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The Metal Cowboy and his Pint-Sized Posse Take On America

An Excerpt from
Joe Kurmaskie's New Book

By Joe Kurmaskie

The Metal Cowboy rides again, this time with his two little boys in tow on a remarkable journey together across the USA via bicycle. We are proud to present the first chapter of Joe Kurmaskie's new book, Momentum is Your Friend: The Metal Cowboy & His Pint-Sized Posse Take on America. The ride begins as such...

Chapter 1

Portland, Oregon

Neighbors stop weeding their flower beds and let hoses spill water down porch steps as we wobble by.

“Feels like a parade,” Enzo calls from the trailer. I can barely hear him at this distance, but I’m glad he’s enjoying himself. 

“We are the parade,” Quinn points out.

Big Steve, an engineer who is never without his smokes, bottled beer or his black convertible with suicide doors - the John F. Kennedy assassination car - stands at the curb shaking his head. He smiles at us through a prodigious cloud of smoke rings.

It’s T minus two hours until lift off and I still have a few bugs to work out, but even this minor victory tastes sweet. I imagine it’s what the Wright Brothers must have savored high on that hill. Granted, we’re going to have to stay aloft for more than a couple hundred feet, but considering that 24 hours earlier our engineering set backs had reached an Apollo 13 rescue scramble, and not a rocket scientist in sight, I feel pretty damn good.

“Your arms look like Popeye,” Quinn says. It really is taking some muscle to steady the rig and solider forward on our pancake flat Blvd. I try to ignore the fact that we aren’t even fully loaded yet. Pannier ballast will trim the wobble and straighten the ride, but add to the overall rolling weight. I’m vindicated regarding a winter regiment of free weights and hours spent wrestling with the basement Blowflex machine - Spanish Inquisition style. 

I wave to the white haired woman on the corner who wears nothing but brown tunics or billowing pastel moo-moos no matter the season. This innocent action almost takes us to the ground. Adrenaline, angle and dumb luck avert a pre-trip disaster. 

Speed seems to level out our ride so I increase it. More reactions from front porches and other pedestrians a blind man could read their expressions.

“Would you look at that?! He thinks the rest of us haven’t dreamed about some foolish jailbreak from the daily grind?
But what sort of man acts upon such things? And with kids in the bargain?!”

I opt to nod instead of wave this time, hoping to hold off a call to child services. If there was more time, I’d stop and explain myself. 

It’s like this; I misspent the better part of my youth on a bicycle, with a career total of 100,000 miles and counting. That includes six coast-to-coast marathons, a 2,000-mile epic across Australia's crimson-red Nullarbor Plain, and up-and-down rollers on both of New Zealand's islands. I've chased ice cream trucks around Baja and pedaled a surfboard to the breakwaters of Jaco, Costa Rica. If a 12-step program for addicts of open-road adventure existed, friends would have tackled me to the ground years ago.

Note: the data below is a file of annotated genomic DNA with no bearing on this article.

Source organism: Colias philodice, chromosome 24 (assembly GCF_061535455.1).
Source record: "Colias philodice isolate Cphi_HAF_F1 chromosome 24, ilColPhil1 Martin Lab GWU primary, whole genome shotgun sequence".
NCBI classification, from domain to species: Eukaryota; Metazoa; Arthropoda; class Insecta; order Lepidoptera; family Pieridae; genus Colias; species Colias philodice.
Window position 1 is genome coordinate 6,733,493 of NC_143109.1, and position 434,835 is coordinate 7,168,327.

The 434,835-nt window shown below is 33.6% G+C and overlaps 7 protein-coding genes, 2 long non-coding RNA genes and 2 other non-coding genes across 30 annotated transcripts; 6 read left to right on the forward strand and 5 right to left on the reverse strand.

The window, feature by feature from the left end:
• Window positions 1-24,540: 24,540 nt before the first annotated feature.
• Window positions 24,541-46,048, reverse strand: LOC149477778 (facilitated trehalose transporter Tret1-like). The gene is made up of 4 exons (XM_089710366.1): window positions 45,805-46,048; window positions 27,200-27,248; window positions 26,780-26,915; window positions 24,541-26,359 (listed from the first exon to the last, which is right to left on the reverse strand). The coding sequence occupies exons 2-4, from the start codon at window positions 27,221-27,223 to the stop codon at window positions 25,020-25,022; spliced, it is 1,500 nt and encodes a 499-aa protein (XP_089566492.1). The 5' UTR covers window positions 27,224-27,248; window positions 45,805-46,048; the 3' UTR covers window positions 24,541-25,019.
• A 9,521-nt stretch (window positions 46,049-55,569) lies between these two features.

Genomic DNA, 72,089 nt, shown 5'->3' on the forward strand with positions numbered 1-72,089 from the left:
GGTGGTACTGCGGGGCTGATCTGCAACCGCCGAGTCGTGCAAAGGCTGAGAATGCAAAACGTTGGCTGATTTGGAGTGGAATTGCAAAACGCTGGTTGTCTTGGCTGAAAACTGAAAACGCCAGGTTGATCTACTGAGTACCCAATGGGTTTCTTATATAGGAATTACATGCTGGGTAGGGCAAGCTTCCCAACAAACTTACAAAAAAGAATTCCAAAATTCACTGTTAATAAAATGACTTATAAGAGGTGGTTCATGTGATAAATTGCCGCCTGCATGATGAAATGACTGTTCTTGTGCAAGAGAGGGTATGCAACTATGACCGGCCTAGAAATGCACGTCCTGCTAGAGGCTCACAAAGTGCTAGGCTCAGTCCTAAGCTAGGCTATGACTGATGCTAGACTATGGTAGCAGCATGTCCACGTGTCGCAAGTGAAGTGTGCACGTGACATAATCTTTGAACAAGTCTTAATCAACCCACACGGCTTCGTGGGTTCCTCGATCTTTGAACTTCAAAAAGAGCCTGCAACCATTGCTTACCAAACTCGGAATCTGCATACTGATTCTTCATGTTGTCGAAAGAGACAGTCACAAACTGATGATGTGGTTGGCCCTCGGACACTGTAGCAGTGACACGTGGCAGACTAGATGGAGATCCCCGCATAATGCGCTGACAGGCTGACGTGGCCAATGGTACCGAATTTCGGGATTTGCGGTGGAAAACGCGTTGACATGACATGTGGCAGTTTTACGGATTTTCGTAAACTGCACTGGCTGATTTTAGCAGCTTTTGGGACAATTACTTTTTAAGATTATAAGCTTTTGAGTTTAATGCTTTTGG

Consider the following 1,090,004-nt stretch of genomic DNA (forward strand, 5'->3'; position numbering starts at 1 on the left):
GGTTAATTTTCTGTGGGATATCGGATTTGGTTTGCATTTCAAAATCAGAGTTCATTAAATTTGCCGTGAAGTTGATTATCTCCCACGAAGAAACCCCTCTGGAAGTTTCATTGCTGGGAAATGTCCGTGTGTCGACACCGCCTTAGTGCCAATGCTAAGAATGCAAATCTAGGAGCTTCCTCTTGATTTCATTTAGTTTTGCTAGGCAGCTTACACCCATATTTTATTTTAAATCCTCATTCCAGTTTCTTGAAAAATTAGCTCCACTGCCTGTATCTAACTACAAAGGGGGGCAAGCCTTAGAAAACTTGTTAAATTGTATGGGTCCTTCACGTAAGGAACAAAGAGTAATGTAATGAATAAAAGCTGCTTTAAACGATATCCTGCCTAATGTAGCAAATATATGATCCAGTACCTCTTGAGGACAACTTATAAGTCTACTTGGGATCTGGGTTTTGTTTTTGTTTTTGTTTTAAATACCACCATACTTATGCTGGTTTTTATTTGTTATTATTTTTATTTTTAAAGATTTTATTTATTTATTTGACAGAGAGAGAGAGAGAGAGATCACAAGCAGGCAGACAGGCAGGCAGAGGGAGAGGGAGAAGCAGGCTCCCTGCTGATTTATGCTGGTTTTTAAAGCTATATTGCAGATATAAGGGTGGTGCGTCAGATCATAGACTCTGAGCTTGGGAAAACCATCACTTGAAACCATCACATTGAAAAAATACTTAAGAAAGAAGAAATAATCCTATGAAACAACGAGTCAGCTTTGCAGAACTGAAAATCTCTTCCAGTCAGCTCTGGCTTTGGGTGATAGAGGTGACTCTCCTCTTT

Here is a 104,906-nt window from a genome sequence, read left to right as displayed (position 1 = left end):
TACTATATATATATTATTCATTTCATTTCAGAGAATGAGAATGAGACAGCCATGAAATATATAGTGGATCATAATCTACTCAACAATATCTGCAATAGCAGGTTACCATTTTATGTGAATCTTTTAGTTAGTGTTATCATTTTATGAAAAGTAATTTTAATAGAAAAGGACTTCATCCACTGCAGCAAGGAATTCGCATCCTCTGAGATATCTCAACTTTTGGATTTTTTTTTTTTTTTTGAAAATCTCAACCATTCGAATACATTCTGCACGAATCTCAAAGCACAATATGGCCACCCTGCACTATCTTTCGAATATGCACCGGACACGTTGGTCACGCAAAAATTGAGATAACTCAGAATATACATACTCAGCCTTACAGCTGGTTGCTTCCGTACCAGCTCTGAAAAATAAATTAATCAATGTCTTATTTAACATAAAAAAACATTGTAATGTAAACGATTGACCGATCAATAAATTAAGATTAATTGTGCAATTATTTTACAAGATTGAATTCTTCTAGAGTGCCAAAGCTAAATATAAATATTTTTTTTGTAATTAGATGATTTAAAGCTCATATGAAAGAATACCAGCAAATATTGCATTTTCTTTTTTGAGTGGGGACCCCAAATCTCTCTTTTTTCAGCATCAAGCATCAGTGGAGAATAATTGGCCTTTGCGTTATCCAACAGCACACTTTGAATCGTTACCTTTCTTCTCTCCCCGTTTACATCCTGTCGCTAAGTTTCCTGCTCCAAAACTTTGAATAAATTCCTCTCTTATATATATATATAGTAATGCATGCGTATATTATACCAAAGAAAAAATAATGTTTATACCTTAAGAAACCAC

Raised in a community of Tupperware pioneers making damn sure no one would want for anything they couldn’t order from a catalog. This left me insulated, parochial and restless. 

Who wouldn’t wander into traffic?

I did stop rolling long enough to find a full life. But a wife, two boys, three books, and one mortgage later, the dangerous notion that it doesn't have to end in one zip code keeps surfacing.

Still, a meandering, unsupported, 17-state ride from Portland, Oregon, to Washington, DC, at the height of summer, my two sons in tow, Beth lost to us at grad school and the big clock set at 65 days and counting?

Vegas bookies call this one a sucker’s bet, throw open the window and try to mask their grins as they take my money clip. Close friends talk around me in hushed tones. Several have the backbone to come right out and predict I’ll get the whole fiasco hooked together, realize my folly and call it off in the driveway.

Only my wife seems serene. Maybe it’s the thought of all that peace and quiet, but it’s more than that. We’ve witnessed enough of each others lives to know real resolve. 

“You need this,” she says during a rare respite from the chaos around our homestead. “But, if this is about our promise of always trying to stay awake, you do know we were young, foolish and strung out of Springsteen at the time. OK, and only because I know you’ll be the same big hearted, safety freak of a Dad no matter where you are. So, here it is... have fun storming the castle.” 

That went well, considering that my back up plan was nothing more than to say we were heading out for some Snapple, then keep going.

We’re calling this the WWLDD tour. It stands for What Would Lloyd Dobler Do? 

For those who missed the 1980s, or VH1’s I Love The 80’s. Dobler was the working teen’s hero in “Say Anything”, a very smart film starring John Cusack that, despite a few hairstyling missteps, feels contemporary even today. It dealt with love, tax evasion, kickboxing as a career choice, and how to look cool holding up a 40 pound boombox. (Answer: make sure it’s playing Peter Gabriel)

Dobler had it together even though it didn’t look like it. He took chances on things that mattered while wearing a trench coat right through August.

He’ll be our Patron Saint for the duration of the ride. 

I’ve had T-shirts printed up with WWLDD on the front, and Dobler’s four line, star making speech on the back.

Along the way our shirts will elicit responses I expect; “Great Flick!” catch phrases from the movie like “Keymaster!” and the pantomiming of someone holding a boombox while they shout out the chorus to Peter Gabriel’s “In Your Eyes”. Other reactions will catch me off guard. I never expected so many thumbs up signs and Amen’s from folks throughout the Biblebelt. They think it’s a variation on What Would Jesus Do? In this case, What Would the Lord Do, or Decide To Do? or What Would The Lord Do, Do?

A sweetheart of a gal behind the meat counter at a country store in Southern Indiana went so far as to ask me, after reading the “I don’t want to sell anything...” quote on the back, if Dobler was some holy man she hadn’t made the acquaintance of yet… maybe on Sunday morning TV?